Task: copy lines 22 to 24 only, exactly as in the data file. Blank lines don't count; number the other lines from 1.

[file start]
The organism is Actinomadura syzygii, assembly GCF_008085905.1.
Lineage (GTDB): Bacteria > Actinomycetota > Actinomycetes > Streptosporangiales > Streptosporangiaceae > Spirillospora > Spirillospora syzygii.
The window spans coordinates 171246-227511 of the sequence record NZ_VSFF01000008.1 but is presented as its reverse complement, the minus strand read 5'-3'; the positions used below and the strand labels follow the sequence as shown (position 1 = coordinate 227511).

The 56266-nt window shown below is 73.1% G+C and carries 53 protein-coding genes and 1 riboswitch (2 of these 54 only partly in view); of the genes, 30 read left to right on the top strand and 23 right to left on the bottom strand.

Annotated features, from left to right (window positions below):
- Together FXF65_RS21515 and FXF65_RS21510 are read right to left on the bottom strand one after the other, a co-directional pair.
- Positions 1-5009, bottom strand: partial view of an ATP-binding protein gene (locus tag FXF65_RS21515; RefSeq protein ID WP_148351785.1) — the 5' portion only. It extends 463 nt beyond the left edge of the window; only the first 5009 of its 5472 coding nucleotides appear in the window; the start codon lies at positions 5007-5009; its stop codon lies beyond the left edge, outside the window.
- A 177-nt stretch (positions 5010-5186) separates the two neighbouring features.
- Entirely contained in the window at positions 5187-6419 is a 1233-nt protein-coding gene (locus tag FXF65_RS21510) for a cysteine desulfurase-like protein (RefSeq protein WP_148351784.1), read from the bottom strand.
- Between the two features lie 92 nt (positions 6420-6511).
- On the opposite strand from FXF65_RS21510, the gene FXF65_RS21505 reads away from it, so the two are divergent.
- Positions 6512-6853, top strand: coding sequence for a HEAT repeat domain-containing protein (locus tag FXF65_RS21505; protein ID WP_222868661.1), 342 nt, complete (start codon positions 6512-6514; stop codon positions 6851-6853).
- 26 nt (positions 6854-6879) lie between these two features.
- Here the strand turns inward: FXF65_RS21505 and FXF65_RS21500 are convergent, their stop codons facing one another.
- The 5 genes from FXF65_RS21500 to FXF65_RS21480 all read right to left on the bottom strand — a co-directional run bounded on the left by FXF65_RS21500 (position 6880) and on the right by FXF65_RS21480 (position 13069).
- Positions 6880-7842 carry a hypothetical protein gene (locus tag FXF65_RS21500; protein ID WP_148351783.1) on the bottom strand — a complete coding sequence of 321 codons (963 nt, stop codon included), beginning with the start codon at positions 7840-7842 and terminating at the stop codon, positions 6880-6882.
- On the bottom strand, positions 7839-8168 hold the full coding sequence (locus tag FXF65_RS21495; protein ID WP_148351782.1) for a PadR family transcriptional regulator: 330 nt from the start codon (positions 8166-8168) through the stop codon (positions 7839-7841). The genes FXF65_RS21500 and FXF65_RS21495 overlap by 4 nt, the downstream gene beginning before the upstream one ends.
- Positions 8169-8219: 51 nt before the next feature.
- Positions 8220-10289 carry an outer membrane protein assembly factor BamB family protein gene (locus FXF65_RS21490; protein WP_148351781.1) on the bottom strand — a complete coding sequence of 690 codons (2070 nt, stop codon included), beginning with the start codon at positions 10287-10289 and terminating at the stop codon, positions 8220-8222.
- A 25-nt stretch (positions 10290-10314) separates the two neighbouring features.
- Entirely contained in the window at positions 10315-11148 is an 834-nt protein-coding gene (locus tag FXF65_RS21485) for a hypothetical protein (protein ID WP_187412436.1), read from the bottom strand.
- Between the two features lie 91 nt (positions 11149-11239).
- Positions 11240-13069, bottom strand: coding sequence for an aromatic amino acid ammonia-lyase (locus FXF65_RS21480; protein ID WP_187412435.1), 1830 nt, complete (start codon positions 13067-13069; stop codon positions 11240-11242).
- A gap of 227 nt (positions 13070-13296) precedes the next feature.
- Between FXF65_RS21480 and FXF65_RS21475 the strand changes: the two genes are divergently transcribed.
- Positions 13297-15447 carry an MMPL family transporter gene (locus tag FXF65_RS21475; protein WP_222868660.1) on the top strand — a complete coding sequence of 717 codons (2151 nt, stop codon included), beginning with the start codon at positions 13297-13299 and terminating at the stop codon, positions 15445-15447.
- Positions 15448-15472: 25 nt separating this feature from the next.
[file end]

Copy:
- Between the two features lie 91 nt (positions 11149-11239).
- Positions 11240-13069, bottom strand: coding sequence for an aromatic amino acid ammonia-lyase (locus FXF65_RS21480; protein ID WP_187412435.1), 1830 nt, complete (start codon positions 13067-13069; stop codon positions 11240-11242).
- A gap of 227 nt (positions 13070-13296) precedes the next feature.